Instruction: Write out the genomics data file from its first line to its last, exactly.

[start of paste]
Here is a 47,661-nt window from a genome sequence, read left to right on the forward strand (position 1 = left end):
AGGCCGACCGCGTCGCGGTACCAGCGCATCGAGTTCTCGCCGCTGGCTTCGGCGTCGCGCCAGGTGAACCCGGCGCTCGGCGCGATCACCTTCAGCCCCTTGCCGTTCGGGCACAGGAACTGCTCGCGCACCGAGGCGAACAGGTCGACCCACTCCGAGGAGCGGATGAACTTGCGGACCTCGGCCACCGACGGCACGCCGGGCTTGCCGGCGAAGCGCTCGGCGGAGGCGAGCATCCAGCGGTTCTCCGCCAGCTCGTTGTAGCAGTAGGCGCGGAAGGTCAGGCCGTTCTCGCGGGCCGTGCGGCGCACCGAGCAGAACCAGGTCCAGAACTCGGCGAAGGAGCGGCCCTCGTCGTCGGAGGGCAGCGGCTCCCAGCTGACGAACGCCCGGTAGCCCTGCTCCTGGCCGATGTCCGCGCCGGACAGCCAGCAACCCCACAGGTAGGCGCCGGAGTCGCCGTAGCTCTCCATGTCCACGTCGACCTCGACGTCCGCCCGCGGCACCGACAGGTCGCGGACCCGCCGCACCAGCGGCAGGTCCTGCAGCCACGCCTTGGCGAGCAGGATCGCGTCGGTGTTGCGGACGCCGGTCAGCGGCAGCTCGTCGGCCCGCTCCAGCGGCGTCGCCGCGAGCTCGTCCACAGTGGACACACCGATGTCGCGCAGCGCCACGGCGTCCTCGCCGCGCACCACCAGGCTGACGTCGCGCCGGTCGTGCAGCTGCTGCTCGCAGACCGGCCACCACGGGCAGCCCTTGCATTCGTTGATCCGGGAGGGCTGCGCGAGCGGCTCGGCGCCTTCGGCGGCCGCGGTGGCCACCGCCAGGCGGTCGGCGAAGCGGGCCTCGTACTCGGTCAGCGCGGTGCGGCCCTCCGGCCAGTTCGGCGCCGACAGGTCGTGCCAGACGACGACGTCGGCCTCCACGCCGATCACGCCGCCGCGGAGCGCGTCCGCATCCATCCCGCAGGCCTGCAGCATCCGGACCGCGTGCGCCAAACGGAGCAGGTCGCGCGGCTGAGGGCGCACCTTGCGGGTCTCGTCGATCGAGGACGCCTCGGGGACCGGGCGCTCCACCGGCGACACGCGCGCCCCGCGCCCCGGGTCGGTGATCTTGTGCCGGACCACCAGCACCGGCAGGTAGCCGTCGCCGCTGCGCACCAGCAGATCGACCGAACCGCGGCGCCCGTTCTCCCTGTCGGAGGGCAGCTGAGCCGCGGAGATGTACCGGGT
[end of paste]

Here is a 47,661-nt window from a genome sequence, read left to right on the forward strand (position 1 = left end):
AGGCCGACCGCGTCGCGGTACCAGCGCATCGAGTTCTCGCCGCTGGCTTCGGCGTCGCGCCAGGTGAACCCGGCGCTCGGCGCGATCACCTTCAGCCCCTTGCCGTTCGGGCACAGGAACTGCTCGCGCACCGAGGCGAACAGGTCGACCCACTCCGAGGAGCGGATGAACTTGCGGACCTCGGCCACCGACGGCACGCCGGGCTTGCCGGCGAAGCGCTCGGCGGAGGCGAGCATCCAGCGGTTCTCCGCCAGCTCGTTGTAGCAGTAGGCGCGGAAGGTCAGGCCGTTCTCGCGGGCCGTGCGGCGCACCGAGCAGAACCAGGTCCAGAACTCGGCGAAGGAGCGGCCCTCGTCGTCGGAGGGCAGCGGCTCCCAGCTGACGAACGCCCGGTAGCCCTGCTCCTGGCCGATGTCCGCGCCGGACAGCCAGCAACCCCACAGGTAGGCGCCGGAGTCGCCGTAGCTCTCCATGTCCACGTCGACCTCGACGTCCGCCCGCGGCACCGACAGGTCGCGGACCCGCCGCACCAGCGGCAGGTCCTGCAGCCACGCCTTGGCGAGCAGGATCGCGTCGGTGTTGCGGACGCCGGTCAGCGGCAGCTCGTCGGCCCGCTCCAGCGGCGTCGCCGCGAGCTCGTCCACAGTGGACACACCGATGTCGCGCAGCGCCACGGCGTCCTCGCCGCGCACCACCAGGCTGACGTCGCGCCGGTCGTGCAGCTGCTGCTCGCAGACCGGCCACCACGGGCAGCCCTTGCATTCGTTGATCCGGGAGGGCTGCGCGAGCGGCTCGGCGCCTTCGGCGGCCGCGGTGGCCACCGCCAGGCGGTCGGCGAAGCGGGCCTCGTACTCGGTCAGCGCGGTGCGGCCCTCCGGCCAGTTCGGCGCCGACAGGTCGTGCCAGACGACGACGTCGGCCTCCACGCCGATCACGCCGCCGCGGAGCGCGTCCGCATCCATCCCGCAGGCCTGCAGCATCCGGACCGCGTGCGCCAAACGGAGCAGGTCGCGCGGCTGAGGGCGCACCTTGCGGGTCTCGTCGATCGAGGACGCCTCGGGGACCGGGCGCTCCACCGGCGACACGCGCGCCCCGCGCCCCGGGTCGGTGATCTTGTGCCGGACCACCAGCACCGGCAGGTAGCCGTCGCCGCTGCGCACCAGCAGATCGACCGAACCGCGGCGCCCGTTCTCCCTGTCGGAGGGCAGCTGAGCCGCGGAGATGTACCGGGT